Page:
Winter is here, and most of us know the basics of protecting ourselves from the elements. We dress warmly, wear gloves and boots to protect our hands and feet, and use various skin products to prevent chapped lips, dry skin, and wind burn.
What about our pets? While cats rarely choose to spend time out in the cold, dogs need their walks and their playtime. Fortunately, nature has prepared them with layers of fur and tough leathery pads on their paws. However, their paws are still vulnerable to drying, cracking, frostbite, and chemical burns from contact with road salts and manmade de-icing agents.
Here we’ll discuss tips for protecting your pooch’s paws from wintertime hazards:
Paw care begins before you take your dog out in the cold. Several brands of paw balm are available in stores and online or if you prefer, you can make your own by following the simple instructions from the American Kennel Club.
Before applying a balm to your dog’s paws, prep the paw area by carefully trimming away longer hairs that may gather ice pellets, which can be painful. An electric beard trimmer with a plastic guard over the blades works well. Also be sure your dog’s nails are trimmed: Longer nails force the pad to splay outward in ice, making the pad more vulnerable. Apply a thin even layer of balm to the pads before your walk. After your walk, rinse the pads gently in warm water to remove any toxic ice melt, and re-apply the balm to prevent chapping or cracking. If your animal seems to favor a paw during a walk, check for ice pellets lodged between the pads.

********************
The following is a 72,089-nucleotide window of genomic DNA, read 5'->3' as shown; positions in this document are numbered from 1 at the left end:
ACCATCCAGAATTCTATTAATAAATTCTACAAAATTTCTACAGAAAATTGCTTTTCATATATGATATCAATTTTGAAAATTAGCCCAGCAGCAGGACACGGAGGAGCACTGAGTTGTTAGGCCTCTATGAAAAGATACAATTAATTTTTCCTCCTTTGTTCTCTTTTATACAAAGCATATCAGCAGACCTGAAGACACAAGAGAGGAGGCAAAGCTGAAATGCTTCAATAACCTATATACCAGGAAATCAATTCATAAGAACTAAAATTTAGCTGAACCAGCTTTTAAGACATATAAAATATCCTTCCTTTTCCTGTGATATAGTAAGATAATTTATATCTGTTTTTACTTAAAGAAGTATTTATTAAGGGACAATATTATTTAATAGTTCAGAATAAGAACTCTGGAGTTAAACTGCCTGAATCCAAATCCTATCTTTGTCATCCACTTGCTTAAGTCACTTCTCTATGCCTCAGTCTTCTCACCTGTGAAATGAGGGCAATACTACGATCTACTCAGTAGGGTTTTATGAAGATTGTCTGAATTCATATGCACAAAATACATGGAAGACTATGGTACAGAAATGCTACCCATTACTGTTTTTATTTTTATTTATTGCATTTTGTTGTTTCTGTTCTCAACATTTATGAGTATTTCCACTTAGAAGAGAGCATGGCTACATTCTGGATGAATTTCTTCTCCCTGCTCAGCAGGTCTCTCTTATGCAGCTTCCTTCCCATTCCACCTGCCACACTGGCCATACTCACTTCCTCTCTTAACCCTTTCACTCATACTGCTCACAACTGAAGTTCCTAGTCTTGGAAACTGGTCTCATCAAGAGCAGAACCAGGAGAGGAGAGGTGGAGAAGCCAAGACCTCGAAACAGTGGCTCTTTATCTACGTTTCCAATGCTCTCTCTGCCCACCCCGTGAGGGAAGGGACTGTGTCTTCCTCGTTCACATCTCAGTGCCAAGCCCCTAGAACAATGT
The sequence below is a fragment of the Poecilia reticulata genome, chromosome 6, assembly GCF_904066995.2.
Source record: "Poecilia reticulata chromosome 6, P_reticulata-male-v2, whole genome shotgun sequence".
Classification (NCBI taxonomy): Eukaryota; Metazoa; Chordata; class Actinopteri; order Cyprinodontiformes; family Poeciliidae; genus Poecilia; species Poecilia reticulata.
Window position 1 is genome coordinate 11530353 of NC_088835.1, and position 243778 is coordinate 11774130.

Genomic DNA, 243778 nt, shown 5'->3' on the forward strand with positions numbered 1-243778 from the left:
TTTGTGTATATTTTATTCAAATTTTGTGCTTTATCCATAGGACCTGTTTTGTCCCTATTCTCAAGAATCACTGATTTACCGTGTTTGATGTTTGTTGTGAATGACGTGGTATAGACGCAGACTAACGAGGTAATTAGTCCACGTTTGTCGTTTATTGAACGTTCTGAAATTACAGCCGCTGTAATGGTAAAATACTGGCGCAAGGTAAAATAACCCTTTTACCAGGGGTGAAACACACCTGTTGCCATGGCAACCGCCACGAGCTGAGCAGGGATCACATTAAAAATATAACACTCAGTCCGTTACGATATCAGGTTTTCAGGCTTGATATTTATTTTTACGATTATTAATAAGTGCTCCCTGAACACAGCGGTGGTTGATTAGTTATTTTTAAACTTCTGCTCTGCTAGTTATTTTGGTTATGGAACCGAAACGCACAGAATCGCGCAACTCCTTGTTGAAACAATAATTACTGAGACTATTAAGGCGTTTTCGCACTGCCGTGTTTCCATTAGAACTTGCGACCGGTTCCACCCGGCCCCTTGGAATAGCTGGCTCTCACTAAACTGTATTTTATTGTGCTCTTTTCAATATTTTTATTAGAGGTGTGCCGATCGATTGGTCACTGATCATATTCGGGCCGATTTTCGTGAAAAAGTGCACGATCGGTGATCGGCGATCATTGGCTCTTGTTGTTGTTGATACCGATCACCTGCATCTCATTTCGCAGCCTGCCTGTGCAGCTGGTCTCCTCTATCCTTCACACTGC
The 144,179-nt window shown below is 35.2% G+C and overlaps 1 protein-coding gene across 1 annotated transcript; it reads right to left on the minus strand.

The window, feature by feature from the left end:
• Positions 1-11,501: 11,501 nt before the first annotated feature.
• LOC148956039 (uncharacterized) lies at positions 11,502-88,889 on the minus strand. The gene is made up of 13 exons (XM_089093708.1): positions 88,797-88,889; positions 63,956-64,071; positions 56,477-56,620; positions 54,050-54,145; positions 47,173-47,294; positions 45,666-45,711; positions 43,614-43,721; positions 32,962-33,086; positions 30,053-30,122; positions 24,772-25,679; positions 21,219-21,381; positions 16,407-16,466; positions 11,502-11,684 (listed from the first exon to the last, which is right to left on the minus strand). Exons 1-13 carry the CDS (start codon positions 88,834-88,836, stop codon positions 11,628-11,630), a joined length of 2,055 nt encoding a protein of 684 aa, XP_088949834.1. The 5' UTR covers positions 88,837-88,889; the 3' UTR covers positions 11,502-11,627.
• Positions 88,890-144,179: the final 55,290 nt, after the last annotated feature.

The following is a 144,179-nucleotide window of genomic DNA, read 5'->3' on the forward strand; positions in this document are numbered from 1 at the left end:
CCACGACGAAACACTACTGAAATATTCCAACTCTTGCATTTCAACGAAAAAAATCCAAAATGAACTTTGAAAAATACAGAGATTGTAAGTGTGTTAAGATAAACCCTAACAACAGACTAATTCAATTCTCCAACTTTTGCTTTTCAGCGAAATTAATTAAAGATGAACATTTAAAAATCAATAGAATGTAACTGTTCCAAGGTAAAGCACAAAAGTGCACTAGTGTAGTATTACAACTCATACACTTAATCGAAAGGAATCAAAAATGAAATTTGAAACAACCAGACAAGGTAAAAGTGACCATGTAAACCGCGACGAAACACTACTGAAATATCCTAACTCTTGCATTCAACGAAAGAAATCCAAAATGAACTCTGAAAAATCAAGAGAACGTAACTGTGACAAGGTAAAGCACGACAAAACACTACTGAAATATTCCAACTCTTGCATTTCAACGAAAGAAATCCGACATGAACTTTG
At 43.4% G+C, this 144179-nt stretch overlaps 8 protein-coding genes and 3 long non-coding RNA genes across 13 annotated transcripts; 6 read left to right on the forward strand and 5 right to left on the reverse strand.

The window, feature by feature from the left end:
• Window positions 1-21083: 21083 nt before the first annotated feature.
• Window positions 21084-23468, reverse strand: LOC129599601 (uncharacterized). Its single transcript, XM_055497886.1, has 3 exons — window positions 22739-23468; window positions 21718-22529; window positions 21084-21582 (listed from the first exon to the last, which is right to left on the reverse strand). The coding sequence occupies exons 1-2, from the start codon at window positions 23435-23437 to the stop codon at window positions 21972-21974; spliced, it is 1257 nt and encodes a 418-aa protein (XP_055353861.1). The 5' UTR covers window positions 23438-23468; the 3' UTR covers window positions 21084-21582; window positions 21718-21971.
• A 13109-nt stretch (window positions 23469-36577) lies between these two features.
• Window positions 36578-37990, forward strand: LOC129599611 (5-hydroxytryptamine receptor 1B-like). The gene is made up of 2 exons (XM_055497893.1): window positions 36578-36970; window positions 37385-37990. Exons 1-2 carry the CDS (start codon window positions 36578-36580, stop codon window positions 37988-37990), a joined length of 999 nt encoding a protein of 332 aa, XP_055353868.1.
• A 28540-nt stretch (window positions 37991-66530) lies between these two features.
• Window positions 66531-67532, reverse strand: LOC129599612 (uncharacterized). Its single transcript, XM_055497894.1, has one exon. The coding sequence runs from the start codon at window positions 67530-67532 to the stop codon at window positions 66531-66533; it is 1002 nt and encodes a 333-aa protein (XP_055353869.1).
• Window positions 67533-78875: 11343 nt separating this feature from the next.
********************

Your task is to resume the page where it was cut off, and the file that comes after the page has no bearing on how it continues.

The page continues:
Dog booties are another option—if your pet tolerates them. To acclimate your dog to wearing booties, start by placing the booties on your pet indoors for short periods during the day. The Velcro straps should be secure enough to hold the boot on but loose enough to allow circulation and mobility. Since dogs are unaccustomed to footwear, be prepared for some trial and error. As with any behavior you’re trying to encourage, praise and reward your pooch when he/she is willing to keep the boots on.
Cautions: De-icing Agents
Chemical de-icers offer an efficient way to quickly remove hazardous ice from walkways, but they are a hazard to pets. Not only are the granules an irritant that can cause chemical burns after prolonged exposure, they are toxic if ingested, so it is important to minimize your pet’s contact with them. While on your walk, try to avoid patches of fresh undissolved de-icers (sometimes these are blue in color and can be easily identified on sight). Also, don’t let your dog drink from pools of snowmelt that may be contaminated with de-icing agents. This is of special concern in more urban areas where various de-icers are used more heavily and in greater variety.
Immediately upon returning home, wash your dog’s pads in warm water to remove any residue. Some pet owners will even leave a rag in a bowl of warm water on the front step or in the mudroom and wash the paws there before the dog enters the house. This will prevent your pet from licking any toxic residue from their paws.
With these tips in mind, we hope you and your pets have a safe and happy winter.
Want to read Figo blog articles curated specifically for you and your pet?
Provo is a mountain surrounded area in...